An online magazine for pastors and church leaders.

We?ve already talked about how Christmas this year was different at Church on the Move. It wasn?t their usual big, high entertainment production. Because of this, marketing the service was a bit more complicated. They couldn?t rely on previous Christmas services to drive attendance to the 2014 service. There were no flying people, no big countdowns, no Grinch?

So the marketing goal when talking to their own people wasn?t necessarily to downplay the services, but instead to let people know what the plan was. This also included letting people know that there was only one day they could go to a service?Christmas Eve. In the past, they had multiple days leading up to Christmas when?people could attend. But for those going out of town for the holidays, it wasn?t as easy to make it to a service.

They focused on the service times and letting people know there would be a strong salvation pitch in the services. They even used words like ?a new Christmas tradition? to let people know it wasn?t going to be like previous years. This was also a reflection of the fact that their previous creative director, Whitney George, wasn?t leading the charge this year. Because so much of Whit?s DNA was part of the creativity of Church on the Move, they all knew it would be different than previous years.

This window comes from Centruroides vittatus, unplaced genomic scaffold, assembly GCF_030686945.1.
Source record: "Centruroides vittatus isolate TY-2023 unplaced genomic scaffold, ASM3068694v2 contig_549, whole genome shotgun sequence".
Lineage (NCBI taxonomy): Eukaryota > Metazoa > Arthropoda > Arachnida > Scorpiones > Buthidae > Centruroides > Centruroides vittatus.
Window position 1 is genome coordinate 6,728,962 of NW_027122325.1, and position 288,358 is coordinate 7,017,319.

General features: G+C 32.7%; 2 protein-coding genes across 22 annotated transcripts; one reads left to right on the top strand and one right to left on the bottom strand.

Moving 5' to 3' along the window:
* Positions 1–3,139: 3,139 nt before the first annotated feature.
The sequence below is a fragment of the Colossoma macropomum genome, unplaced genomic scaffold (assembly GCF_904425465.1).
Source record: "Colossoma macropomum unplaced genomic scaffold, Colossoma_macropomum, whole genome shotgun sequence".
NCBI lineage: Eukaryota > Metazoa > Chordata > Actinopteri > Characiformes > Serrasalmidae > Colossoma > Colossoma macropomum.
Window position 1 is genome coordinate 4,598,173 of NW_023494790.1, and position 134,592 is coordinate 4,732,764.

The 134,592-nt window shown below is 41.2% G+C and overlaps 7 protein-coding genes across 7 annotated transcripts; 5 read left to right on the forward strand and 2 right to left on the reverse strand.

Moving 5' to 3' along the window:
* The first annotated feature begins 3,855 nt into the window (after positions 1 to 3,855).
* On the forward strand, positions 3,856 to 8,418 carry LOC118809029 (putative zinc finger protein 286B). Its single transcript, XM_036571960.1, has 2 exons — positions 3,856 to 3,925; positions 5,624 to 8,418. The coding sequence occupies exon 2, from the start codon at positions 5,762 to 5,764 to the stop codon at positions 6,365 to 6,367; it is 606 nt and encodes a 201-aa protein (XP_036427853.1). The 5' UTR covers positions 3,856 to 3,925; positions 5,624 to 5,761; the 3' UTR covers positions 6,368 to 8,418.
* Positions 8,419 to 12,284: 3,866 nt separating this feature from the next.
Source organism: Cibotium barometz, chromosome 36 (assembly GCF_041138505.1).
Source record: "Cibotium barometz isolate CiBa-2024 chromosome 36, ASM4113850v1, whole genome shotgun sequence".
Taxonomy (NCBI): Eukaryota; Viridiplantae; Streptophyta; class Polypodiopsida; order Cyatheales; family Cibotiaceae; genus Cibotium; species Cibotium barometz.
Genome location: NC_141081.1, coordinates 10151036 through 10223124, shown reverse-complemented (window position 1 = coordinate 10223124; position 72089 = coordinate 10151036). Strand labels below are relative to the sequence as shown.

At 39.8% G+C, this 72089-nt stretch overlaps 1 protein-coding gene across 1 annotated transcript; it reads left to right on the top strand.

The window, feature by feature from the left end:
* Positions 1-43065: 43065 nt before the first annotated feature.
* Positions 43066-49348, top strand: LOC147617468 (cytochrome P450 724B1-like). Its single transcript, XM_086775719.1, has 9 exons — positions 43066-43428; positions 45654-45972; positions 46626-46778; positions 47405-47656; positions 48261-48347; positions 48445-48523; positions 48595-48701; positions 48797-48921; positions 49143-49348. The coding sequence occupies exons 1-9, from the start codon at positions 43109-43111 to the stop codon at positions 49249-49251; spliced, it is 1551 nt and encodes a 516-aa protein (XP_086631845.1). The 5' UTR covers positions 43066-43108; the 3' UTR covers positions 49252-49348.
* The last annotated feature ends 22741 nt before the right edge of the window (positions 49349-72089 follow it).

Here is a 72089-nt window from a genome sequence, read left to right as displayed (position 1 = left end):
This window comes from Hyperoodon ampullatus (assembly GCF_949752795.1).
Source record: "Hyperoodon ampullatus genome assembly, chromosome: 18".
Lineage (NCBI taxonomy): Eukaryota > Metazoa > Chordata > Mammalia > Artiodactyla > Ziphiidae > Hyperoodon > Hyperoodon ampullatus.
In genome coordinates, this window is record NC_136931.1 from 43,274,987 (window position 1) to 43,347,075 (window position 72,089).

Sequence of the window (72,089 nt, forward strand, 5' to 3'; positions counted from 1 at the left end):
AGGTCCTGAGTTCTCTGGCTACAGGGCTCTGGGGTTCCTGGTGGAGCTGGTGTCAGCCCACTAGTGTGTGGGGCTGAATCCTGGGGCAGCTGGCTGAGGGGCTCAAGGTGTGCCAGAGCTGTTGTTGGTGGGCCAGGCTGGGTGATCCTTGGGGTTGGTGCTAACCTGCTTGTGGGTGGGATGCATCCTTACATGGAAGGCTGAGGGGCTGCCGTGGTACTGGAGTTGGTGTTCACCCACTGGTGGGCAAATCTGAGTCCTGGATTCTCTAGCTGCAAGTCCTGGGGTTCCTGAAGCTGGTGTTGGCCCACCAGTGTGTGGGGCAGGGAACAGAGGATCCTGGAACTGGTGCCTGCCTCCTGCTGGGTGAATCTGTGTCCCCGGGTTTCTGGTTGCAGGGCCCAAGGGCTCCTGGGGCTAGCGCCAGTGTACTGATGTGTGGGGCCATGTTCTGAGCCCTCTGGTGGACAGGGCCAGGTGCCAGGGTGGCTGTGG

Of course, this approach was primarily only in their services?not public on social media.

Instead, they focused on posting very shareable things on social media. In fact, they approached this a bit differently than many social media folks at churches do. They expected people to simply click ?share? on the post rather than crafting their own text to go along with their share graphic. So they posted the post exactly like they wanted it to read, then published a separate post asking people to share. ?Please share the last post we published.? This made sure the folks seeing the shared post wouldn?t see the ?please share this? plea. Great idea!

They also started posting videos natively to Facebook instead of just linking to the Vimeo video. This allowed them to capitalize on the auto-play feature of Facebook. Plus it made sharing easier since Facebook seems to give priority to native videos.

Their posts were primarily informational based. They didn?t want to give away a taste of the show?they wanted it all to be a surprise when people showed up at the Christmas Eve services. The only exception to this was a post for their south campus. They posted a picture of the room decorated and set up in the round. They did this because they wanted to get people excited about that service instead of just trying to make the journey to the central campus.

Beside that, they didn?t do too much other promotion. Their invitation cards were a bit bigger than previous years?empowering their congregation to invite their friends and family. But they didn?t do much external advertising at all.

Here?s the take home for you and your church this Christmas season: What tweaks can you make to your social media promotion to better empower your people to share with their friends?

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